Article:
07.06.2006 - Press release
Governments Agree to Armed Violence Reduction Measures To Improve Human Development Prospects
"Living free from the threat of armed violence is a precondition for human development,” according to the Geneva Declaration on Armed Violence and Development, adopted today."
Recognizing that armed violence can undermine human development and the achievement of the Millennium Development Goals, 42 governments at a high-level ministerial summit in Geneva have agreed to new commitments to address issues of armed violence and development. These commitments, contained in the Geneva Declaration on Armed Violence and Development adopted today, are designed “to promote sustainable security and a culture of peace by taking action to reduce armed violence and its negative impact on socio-economic and human development.”
The ministers and representatives of 42 governments formally adopted the Geneva Declaration at the conclusion of the summit hosted by the government of Switzerland and the UN Development Programme (UNDP).
According to the declaration, a development approach to armed violence is needed because armed violence “destroys lives and livelihoods, breeds insecurity, fear and terror, and has a profoundly negative impact on human development. Whether in situations of conflict or crime, armed violence imposes enormous costs on states, communities and individuals.”
Both Switzerland and UNDP hailed today’s declaration as a significant step in the long-term process of creating more sustainable security and sustainable development in the world’s poorest nations.
At the opening of the summit, H.E. Micheline Calmy-Rey, Head of Switzerland’s Federal Department of Foreign Affairs, and Vice-President of the Swiss Federal Council, stated that: “ On the strength of its commitment to fight illicit trafficking in small arms and on the basis of its long experience in the field of development cooperation, Switzerland has come to the conclusion that it is essential to link more closely the issues of armed violence and development. If we are to have a chance of achieving the MDGs, we have to take an active interest in combating the illicit trade in small arms.” She added: “ The Geneva Declaration on armed violence and development, which we adopt this afternoon, clearly states our objective: Reduce armed violence by 2015.”
Kathleen Cravero, Assistant Administrator and Director of UNDP’s Bureau for Crisis Prevention and Recovery, said: “UNDP is proud to have co-hosted this ministerial summit, and fully supports the Geneva Declaration. We stand ready to assist governments to implement the commitments that they have made with innovative programming, technical expertise and resources designed to promote sustainable security and human development.”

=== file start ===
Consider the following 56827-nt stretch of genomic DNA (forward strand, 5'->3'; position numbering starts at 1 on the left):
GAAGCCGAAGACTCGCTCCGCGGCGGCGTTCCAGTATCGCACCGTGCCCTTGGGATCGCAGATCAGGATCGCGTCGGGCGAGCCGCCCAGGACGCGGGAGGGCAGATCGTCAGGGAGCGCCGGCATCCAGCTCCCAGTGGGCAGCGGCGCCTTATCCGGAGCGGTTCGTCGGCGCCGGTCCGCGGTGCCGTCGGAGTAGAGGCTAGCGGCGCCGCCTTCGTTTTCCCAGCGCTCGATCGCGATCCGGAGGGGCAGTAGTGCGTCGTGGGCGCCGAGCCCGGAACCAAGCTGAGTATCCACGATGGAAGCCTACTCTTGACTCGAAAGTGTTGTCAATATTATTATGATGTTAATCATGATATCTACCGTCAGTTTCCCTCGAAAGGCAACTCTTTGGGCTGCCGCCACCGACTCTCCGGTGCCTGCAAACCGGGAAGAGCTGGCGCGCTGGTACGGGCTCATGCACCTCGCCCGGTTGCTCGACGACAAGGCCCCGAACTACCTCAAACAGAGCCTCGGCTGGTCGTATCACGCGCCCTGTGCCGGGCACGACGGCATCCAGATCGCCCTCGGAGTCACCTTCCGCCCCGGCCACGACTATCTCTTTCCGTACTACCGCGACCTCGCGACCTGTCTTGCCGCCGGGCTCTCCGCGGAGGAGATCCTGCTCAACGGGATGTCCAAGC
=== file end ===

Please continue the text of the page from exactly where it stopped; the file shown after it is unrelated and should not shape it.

As a concrete follow up to the 2005 World Summit, the Geneva Declaration is the most comprehensive multilateral commitment to date on the linkages between armed violence and human development. The Declaration, which states that “living free from the threat of armed violence is a basic human need” and “a precondition for human development, dignity and well-being”, will have important implications for both development policy and programming.
The Geneva Declaration contains a range of commitments, in which States agree to:
- strengthen efforts to integrate armed violence reduction and conflict prevention programmes into national, regional and multilateral development frameworks, institutions and strategies, as well as into humanitarian assistance, emergency, and crisis management initiatives;
- promote conflict prevention, resolution and reconciliation, and support post-conflict peace-building and reconstruction;
- stem the proliferation, illegal trafficking and misuse of small arms and light weapons and ammunition, and lead to effective weapons reduction, post-conflict disarmament, demobilization and reintegration, and small arms control including control of arms transfers and of illicit brokering;
- uphold full respect for human rights, promote the peaceful settlement of conflicts based on justice and the rule of law, and address a climate of impunity;
- foster effective and accountable public security institutions;
- promote a comprehensive approach to armed violence reduction issues recognizing the different situations, needs and resources of men and women, boys and girls, as reflected in the provisions of UN Security Council Resolutions 1325 and 1612; and
- ensure that armed violence prevention and reduction initiatives target specific risk factors and groups, and are linked to programmes providing non-violent alternative livelihoods for individuals and communities.
The declaration was presented at today’s summit by Ambassador Walter Fust, Director General, Swiss Agency for Development and Cooperation. Endorsing governments include states from every region of the world, with additional endorsers expected in the weeks and months ahead. While the agreement is not legally binding, it demonstrates strong political will to bring positive, lasting change to the lives of millions of people affected by armed violence, many of whom live in countries ranking at the bottom of global human development indices.
The Geneva Declaration is poised to make significant contributions to the global policy dialogue on armed violence prevention and reduction and to the further integration of security and development agendas. It will be a key reference document later this month when the UN Conference to Review Progress Made in the Implementation of the Programme of Action to Prevent, Combat and Eradicate the Illicit Trade in Small Arms and Light Weapons in All its Aspects convenes in New York (26 June-7 July).
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